Is riding an e-bike bad for your knees?
An electric bike for broken knees is an ideal choice for people suffering from arthritis or knee pain. The movement won't make your joints feel worse than before. A study published in the Journal of Rheumatology 2016* found that swimming and cycling reduced joint pain, stiffness and functional limitations and improved patients' physical performance and functional capacity.
How does an electric bike affect the joints?
Are Electric Bikes Good For People Suffering From Arthritis? The answer is a resounding yes. Electric bikes can do good in the following ways:
exercise to lose weight. Being overweight can worsen your joints, especially your knees. Cycling is a great way to lose weight.
Less strain on your joints. Cycling limits the impact of shock loads on weight-bearing joints, such as knees, feet, and so on. It is suggested that people who have arthritis or suffered from harmful knees had better choose an electric bike with multiple speed modes. If you feel too tired to cycle, you can switch to pedal-assist mode, which means your electric bike gives you the power to pedal lighter and faster.
strengthening muscles. If you choose the right cycling mode and the pedaling resistance of the bike is moderate, it promotes the range of motion of the hips and knees. It strengthens your quadriceps muscles (at the front of your thighs). Pedaling uses less of your glutes and hamstrings (at the back of your thighs). Strong muscles support and protect your joints. If you're feeling a bit strained, it's a good idea to switch to pedal-assist cycling.
Appropriate seating position. The seating position is no small matter. A suitable saddle and handlebar height for your electric bike play an important role in the correct riding position. The correct sitting position can prevent your knees or joints from hurting while cycling.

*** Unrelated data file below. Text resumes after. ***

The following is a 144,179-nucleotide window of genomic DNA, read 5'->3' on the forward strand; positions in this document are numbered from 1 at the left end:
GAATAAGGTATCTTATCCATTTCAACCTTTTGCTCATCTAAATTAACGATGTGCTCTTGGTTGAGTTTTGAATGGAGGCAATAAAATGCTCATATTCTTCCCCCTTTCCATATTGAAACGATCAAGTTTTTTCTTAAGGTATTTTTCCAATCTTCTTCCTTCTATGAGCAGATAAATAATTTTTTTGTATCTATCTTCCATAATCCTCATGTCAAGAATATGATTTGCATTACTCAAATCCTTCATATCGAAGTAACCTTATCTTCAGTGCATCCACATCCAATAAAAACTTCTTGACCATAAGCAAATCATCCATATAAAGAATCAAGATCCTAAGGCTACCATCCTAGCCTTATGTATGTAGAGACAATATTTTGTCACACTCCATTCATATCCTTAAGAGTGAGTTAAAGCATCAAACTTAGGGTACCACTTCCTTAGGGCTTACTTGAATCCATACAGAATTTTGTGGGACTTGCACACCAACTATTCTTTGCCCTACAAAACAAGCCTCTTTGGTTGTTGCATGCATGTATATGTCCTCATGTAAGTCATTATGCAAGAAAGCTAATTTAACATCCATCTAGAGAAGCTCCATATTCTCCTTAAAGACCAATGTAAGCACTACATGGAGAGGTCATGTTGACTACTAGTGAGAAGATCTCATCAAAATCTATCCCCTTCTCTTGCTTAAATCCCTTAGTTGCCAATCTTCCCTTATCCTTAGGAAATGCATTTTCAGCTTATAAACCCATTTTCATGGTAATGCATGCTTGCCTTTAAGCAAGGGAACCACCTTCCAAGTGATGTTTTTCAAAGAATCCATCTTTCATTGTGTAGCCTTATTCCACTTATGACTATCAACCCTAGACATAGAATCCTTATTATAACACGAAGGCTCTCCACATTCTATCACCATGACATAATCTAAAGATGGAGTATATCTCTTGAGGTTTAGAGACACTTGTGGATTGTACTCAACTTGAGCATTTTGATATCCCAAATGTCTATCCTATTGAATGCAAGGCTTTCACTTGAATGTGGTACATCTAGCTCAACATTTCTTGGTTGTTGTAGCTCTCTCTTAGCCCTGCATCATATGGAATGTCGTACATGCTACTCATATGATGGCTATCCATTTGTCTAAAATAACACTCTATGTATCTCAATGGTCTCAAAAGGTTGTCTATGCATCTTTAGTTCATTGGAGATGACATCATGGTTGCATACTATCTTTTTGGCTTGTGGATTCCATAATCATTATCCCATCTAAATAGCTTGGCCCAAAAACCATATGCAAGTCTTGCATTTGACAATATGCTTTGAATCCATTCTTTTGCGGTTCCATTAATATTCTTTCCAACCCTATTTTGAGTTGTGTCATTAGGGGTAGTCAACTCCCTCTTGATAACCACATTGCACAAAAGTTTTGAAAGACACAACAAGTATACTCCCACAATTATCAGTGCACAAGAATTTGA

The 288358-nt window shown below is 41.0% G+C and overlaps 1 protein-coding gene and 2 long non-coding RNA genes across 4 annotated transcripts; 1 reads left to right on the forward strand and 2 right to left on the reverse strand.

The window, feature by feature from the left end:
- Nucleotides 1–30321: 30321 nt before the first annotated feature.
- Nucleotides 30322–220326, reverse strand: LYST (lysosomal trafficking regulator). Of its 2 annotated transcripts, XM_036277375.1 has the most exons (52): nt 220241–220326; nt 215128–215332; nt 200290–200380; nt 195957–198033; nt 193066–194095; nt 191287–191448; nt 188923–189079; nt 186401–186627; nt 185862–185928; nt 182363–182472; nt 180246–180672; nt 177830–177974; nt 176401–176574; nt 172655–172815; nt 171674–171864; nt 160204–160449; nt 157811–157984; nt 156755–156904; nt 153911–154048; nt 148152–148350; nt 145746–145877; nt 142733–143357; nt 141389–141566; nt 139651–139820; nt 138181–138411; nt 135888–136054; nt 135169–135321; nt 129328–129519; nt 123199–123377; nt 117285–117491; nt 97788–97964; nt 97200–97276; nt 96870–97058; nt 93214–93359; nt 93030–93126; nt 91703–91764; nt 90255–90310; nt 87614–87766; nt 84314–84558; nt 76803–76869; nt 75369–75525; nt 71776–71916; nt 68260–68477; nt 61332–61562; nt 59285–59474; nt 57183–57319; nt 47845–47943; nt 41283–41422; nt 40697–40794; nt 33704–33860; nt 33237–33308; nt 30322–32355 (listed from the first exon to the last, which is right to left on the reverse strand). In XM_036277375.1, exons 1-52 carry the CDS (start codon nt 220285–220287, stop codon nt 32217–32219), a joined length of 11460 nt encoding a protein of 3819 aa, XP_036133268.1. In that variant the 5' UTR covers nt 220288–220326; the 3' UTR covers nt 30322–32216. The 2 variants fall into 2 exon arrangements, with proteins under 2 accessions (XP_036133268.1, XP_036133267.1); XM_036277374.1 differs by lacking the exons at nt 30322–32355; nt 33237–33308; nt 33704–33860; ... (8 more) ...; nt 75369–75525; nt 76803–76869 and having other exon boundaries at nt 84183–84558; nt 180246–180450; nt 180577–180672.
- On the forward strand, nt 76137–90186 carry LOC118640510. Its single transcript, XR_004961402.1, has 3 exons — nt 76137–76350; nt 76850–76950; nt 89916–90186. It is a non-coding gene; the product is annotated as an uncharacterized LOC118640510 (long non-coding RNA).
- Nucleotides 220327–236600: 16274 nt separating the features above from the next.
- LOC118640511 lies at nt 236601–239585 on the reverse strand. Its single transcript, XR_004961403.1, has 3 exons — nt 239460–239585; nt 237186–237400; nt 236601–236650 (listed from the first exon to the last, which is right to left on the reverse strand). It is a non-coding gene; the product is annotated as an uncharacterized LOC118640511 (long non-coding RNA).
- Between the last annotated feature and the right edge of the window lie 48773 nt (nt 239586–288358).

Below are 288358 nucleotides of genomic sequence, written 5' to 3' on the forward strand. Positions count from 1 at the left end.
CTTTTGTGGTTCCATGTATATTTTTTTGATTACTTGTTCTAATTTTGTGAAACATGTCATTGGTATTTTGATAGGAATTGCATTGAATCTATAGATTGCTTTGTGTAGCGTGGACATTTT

Tips before cycling with bad knees
If you're unfamiliar with this type of movement, it's wise to talk to and consult with your doctor. Many people don't know how to protect their knees when riding an electric bike. Protecting the knees is especially important for people with arthritis. Here are some tips to keep in mind before setting off on your electric bike:
Warm up and move gently. It is recommended to warm up adequately before exercising. Riding an electric bike is also one of the exercises that help your body in several ways. Begin with a 10-minute warm-up before cycling by gently moving and stretching your joints.
Adjust your bike properly. Adequate saddle height that suits you is crucial for a comfortable ride without hurting your knees or making the pain worse. A saddle that is too high or too low will have a bad effect on your knees.
Ride how it suits you. First of all, find out about the correct posture when cycling. Poor driving postures, such as Bending of the knees and improper placement of the hands and arms are harmful to the knees. Then start with a short distance, five or ten minutes in pedal-assist mode. Take it slow at first, then gradually increase the time and switch modes as you progress. Finally, stop if you feel uncomfortable. For example, take a break immediately if your joints hurt, or switch up gradually. Sharp changes in intensity can promote inflammation in the knees.